In statistics, kernel density estimation (KDE) is the application of kernel smoothing for probability density estimation, i.e., a non-parametric method to estimate the probability density function of a random variable based on kernels as weights. KDE answers a fundamental data smoothing problem where inferences about the population are made, based on a finite data sample. In some fields such as signal processing and econometrics it is also termed the Parzen–Rosenblatt window method, after Emanuel Parzen and Murray Rosenblatt, who are usually credited with independently creating it in its current form.[9][10] One of the famous applications of kernel density estimation is in estimating the class-conditional marginal densities of data when using a naive Bayes classifier,[11][12] which can improve its prediction accuracy.[11]

References

1. ^ "Diabetes in Pima Indian Women - R documentation".
2. ^ Smith, J. W., Everhart, J. E., Dickson, W. C., Knowler, W. C. and Johannes, R. S. (1988). R. A. Greenes (ed.). "Using the ADAP learning algorithm to forecast the onset of diabetes mellitus". Proceedings of the Symposium on Computer Applications in Medical Care (Washington, 1988). Los Alamitos, CA: 261–265. PMC 2245318.((cite journal)): CS1 maint: multiple names: authors list (link)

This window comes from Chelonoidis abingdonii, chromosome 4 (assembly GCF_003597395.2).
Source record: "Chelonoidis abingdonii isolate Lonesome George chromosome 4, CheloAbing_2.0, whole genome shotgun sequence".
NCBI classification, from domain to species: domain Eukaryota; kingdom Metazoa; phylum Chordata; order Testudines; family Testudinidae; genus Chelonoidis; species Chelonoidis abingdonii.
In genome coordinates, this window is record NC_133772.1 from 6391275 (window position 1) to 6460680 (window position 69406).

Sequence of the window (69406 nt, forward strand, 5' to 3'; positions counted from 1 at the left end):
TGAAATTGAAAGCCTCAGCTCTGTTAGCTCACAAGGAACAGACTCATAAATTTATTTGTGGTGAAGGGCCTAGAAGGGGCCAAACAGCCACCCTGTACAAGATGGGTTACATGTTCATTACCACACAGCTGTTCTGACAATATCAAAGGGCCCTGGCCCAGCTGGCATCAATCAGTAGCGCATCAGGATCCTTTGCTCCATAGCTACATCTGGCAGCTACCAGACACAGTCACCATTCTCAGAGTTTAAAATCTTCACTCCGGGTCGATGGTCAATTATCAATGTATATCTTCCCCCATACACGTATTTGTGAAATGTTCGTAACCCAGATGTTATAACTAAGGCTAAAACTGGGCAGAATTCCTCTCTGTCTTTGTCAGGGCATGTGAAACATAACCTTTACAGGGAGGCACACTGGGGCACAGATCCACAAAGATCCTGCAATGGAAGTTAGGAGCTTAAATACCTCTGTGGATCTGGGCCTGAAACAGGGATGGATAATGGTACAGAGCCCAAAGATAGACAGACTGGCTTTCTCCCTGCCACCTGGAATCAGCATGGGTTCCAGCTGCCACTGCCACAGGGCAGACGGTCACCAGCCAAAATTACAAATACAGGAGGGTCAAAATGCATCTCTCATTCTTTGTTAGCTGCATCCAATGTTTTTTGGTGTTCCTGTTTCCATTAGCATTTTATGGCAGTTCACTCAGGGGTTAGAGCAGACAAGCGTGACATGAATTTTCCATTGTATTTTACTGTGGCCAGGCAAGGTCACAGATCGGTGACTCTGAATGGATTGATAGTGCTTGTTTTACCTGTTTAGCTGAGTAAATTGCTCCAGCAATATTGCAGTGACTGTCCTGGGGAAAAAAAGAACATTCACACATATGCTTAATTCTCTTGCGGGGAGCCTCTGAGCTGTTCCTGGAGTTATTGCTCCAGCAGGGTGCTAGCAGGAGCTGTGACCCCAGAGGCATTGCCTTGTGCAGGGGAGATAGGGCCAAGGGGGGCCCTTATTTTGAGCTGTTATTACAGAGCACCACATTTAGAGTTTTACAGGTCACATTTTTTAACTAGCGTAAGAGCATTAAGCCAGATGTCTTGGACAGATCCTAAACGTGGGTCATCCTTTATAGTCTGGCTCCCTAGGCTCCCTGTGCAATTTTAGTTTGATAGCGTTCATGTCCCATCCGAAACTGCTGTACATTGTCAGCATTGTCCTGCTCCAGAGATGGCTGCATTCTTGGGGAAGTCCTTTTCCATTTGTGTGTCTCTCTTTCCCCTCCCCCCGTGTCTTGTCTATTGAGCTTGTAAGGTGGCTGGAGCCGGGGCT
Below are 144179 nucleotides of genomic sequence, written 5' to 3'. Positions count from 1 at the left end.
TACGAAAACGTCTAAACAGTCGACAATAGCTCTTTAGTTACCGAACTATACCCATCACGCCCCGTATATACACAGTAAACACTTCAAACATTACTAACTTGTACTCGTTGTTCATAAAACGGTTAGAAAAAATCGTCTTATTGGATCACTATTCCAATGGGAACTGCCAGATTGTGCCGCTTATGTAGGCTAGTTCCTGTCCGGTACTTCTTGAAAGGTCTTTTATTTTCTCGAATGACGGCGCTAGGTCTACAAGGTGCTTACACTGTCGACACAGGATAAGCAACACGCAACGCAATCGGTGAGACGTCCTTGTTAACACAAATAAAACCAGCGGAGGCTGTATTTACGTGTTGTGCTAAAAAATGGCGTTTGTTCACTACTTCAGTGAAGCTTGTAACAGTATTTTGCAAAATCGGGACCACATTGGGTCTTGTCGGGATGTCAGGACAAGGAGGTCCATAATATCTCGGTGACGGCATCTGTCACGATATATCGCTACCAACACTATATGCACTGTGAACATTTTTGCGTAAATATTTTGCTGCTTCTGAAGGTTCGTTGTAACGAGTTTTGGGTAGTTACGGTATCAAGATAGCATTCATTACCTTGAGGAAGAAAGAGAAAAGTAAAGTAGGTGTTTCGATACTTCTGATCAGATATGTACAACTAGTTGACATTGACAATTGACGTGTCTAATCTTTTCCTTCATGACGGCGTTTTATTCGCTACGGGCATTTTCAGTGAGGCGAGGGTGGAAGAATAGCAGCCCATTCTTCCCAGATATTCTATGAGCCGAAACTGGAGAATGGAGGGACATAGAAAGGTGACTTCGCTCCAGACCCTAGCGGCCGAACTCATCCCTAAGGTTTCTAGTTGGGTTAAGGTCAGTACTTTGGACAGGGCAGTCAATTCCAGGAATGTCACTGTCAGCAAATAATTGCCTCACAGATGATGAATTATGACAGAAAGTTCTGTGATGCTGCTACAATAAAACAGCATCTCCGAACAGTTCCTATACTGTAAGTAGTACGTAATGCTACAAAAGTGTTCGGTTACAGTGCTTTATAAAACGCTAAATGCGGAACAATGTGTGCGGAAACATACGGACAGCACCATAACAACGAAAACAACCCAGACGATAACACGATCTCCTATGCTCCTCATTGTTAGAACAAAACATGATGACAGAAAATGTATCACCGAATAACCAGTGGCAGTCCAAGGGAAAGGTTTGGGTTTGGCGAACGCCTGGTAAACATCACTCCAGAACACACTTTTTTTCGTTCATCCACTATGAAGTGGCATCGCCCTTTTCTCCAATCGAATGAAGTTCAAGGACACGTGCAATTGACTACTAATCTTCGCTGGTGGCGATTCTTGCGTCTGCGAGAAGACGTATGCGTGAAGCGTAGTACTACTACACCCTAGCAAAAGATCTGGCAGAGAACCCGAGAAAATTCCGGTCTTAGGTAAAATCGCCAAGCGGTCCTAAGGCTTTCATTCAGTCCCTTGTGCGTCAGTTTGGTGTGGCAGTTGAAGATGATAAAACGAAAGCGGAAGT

3. ^
4. ^ Silverman, B. W. (1986). Density Estimation for Statistics and Data Analysis. Chapman and Hall. ISBN 978-0412246203.
5. ^ A calculator for probability distributions and density functions
6. ^ Geof H., Givens (2013). Computational Statistics. Wiley. p. 330. ISBN 978-0-470-53331-4.
7. ^ Pimentel, Marco A.F.; Clifton, David A.; Clifton, Lei; Tarassenko, Lionel (2 January 2014). "A review of novelty detection". Signal Processing. 99 (June 2014): 215–249. doi:10.1016/j.sigpro.2013.12.026.
8. ^ An illustration of histograms and probability density functions
9. ^ Rosenblatt, M. (1956). "Remarks on Some Nonparametric Estimates of a Density Function". The Annals of Mathematical Statistics. 27 (3): 832–837. doi:10.1214/aoms/1177728190.
10. ^ Parzen, E. (1962). "On Estimation of a Probability Density Function and Mode". The Annals of Mathematical Statistics. 33 (3): 1065–1076. doi:10.1214/aoms/1177704472. JSTOR 2237880.
11. ^ a b Piryonesi S. Madeh; El-Diraby Tamer E. (2020-06-01). "Role of Data Analytics in Infrastructure Asset Management: Overcoming Data Size and Quality Problems". Journal of Transportation Engineering, Part B: Pavements. 146 (2): 04020022. doi:10.1061/JPEODX.0000175.
12. ^ Hastie, Trevor; Tibshirani, Robert; Friedman, Jerome H. (2001). The Elements of Statistical Learning : Data Mining, Inference, and Prediction : with 200 full-color illustrations. New York: Springer. ISBN 0-387-95284-5. OCLC 46809224.

Sources